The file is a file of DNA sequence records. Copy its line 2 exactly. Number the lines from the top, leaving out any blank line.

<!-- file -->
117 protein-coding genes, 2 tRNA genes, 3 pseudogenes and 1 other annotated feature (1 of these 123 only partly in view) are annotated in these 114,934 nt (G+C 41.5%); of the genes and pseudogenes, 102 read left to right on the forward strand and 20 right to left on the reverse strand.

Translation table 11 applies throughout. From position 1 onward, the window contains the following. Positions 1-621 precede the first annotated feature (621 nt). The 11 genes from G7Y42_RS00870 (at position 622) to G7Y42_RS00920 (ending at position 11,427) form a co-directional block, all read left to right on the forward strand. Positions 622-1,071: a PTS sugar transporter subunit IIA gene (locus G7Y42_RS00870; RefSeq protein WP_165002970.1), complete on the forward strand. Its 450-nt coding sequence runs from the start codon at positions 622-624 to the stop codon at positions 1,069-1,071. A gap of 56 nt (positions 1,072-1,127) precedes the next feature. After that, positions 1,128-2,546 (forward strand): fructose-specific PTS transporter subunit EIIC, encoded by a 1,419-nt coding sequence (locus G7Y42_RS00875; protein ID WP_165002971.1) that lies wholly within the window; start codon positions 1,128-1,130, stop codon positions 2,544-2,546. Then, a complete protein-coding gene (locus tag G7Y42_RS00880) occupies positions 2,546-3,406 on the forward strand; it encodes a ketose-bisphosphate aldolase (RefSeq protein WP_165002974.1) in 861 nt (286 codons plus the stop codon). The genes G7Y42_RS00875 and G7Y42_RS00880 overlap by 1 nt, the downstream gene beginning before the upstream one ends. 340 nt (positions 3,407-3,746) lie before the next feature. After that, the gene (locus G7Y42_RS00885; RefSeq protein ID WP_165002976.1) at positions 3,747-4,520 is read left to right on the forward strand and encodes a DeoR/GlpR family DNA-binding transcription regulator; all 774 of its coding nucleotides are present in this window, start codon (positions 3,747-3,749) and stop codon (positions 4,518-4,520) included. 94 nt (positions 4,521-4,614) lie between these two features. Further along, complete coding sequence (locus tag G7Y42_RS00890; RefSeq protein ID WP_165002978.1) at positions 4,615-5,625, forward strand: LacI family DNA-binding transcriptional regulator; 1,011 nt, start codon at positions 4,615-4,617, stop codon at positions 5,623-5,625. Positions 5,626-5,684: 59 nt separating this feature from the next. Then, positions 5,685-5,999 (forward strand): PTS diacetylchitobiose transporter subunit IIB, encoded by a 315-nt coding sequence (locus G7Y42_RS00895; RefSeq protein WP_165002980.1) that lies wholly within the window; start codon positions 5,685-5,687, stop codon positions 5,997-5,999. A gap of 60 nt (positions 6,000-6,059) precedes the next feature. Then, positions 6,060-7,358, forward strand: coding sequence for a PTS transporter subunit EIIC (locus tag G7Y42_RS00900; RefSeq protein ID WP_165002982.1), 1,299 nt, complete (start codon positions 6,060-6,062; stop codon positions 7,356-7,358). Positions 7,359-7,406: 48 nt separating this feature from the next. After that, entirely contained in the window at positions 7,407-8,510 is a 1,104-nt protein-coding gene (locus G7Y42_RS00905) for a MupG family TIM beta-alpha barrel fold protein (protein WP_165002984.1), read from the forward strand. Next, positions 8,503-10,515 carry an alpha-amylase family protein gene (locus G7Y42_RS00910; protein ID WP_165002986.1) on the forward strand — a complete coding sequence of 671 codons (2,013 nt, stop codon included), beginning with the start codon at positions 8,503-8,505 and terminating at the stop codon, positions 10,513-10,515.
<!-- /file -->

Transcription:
Translation table 11 applies throughout. From position 1 onward, the window contains the following. Positions 1-621 precede the first annotated feature (621 nt). The 11 genes from G7Y42_RS00870 (at position 622) to G7Y42_RS00920 (ending at position 11,427) form a co-directional block, all read left to right on the forward strand. Positions 622-1,071: a PTS sugar transporter subunit IIA gene (locus G7Y42_RS00870; RefSeq protein WP_165002970.1), complete on the forward strand. Its 450-nt coding sequence runs from the start codon at positions 622-624 to the stop codon at positions 1,069-1,071. A gap of 56 nt (positions 1,072-1,127) precedes the next feature. After that, positions 1,128-2,546 (forward strand): fructose-specific PTS transporter subunit EIIC, encoded by a 1,419-nt coding sequence (locus G7Y42_RS00875; protein ID WP_165002971.1) that lies wholly within the window; start codon positions 1,128-1,130, stop codon positions 2,544-2,546. Then, a complete protein-coding gene (locus tag G7Y42_RS00880) occupies positions 2,546-3,406 on the forward strand; it encodes a ketose-bisphosphate aldolase (RefSeq protein WP_165002974.1) in 861 nt (286 codons plus the stop codon). The genes G7Y42_RS00875 and G7Y42_RS00880 overlap by 1 nt, the downstream gene beginning before the upstream one ends. 340 nt (positions 3,407-3,746) lie before the next feature. After that, the gene (locus G7Y42_RS00885; RefSeq protein ID WP_165002976.1) at positions 3,747-4,520 is read left to right on the forward strand and encodes a DeoR/GlpR family DNA-binding transcription regulator; all 774 of its coding nucleotides are present in this window, start codon (positions 3,747-3,749) and stop codon (positions 4,518-4,520) included. 94 nt (positions 4,521-4,614) lie between these two features. Further along, complete coding sequence (locus tag G7Y42_RS00890; RefSeq protein ID WP_165002978.1) at positions 4,615-5,625, forward strand: LacI family DNA-binding transcriptional regulator; 1,011 nt, start codon at positions 4,615-4,617, stop codon at positions 5,623-5,625. Positions 5,626-5,684: 59 nt separating this feature from the next. Then, positions 5,685-5,999 (forward strand): PTS diacetylchitobiose transporter subunit IIB, encoded by a 315-nt coding sequence (locus G7Y42_RS00895; RefSeq protein WP_165002980.1) that lies wholly within the window; start codon positions 5,685-5,687, stop codon positions 5,997-5,999. A gap of 60 nt (positions 6,000-6,059) precedes the next feature. Then, positions 6,060-7,358, forward strand: coding sequence for a PTS transporter subunit EIIC (locus tag G7Y42_RS00900; RefSeq protein ID WP_165002982.1), 1,299 nt, complete (start codon positions 6,060-6,062; stop codon positions 7,356-7,358). Positions 7,359-7,406: 48 nt separating this feature from the next. After that, entirely contained in the window at positions 7,407-8,510 is a 1,104-nt protein-coding gene (locus G7Y42_RS00905) for a MupG family TIM beta-alpha barrel fold protein (protein WP_165002984.1), read from the forward strand. Next, positions 8,503-10,515 carry an alpha-amylase family protein gene (locus G7Y42_RS00910; protein ID WP_165002986.1) on the forward strand — a complete coding sequence of 671 codons (2,013 nt, stop codon included), beginning with the start codon at positions 8,503-8,505 and terminating at the stop codon, positions 10,513-10,515.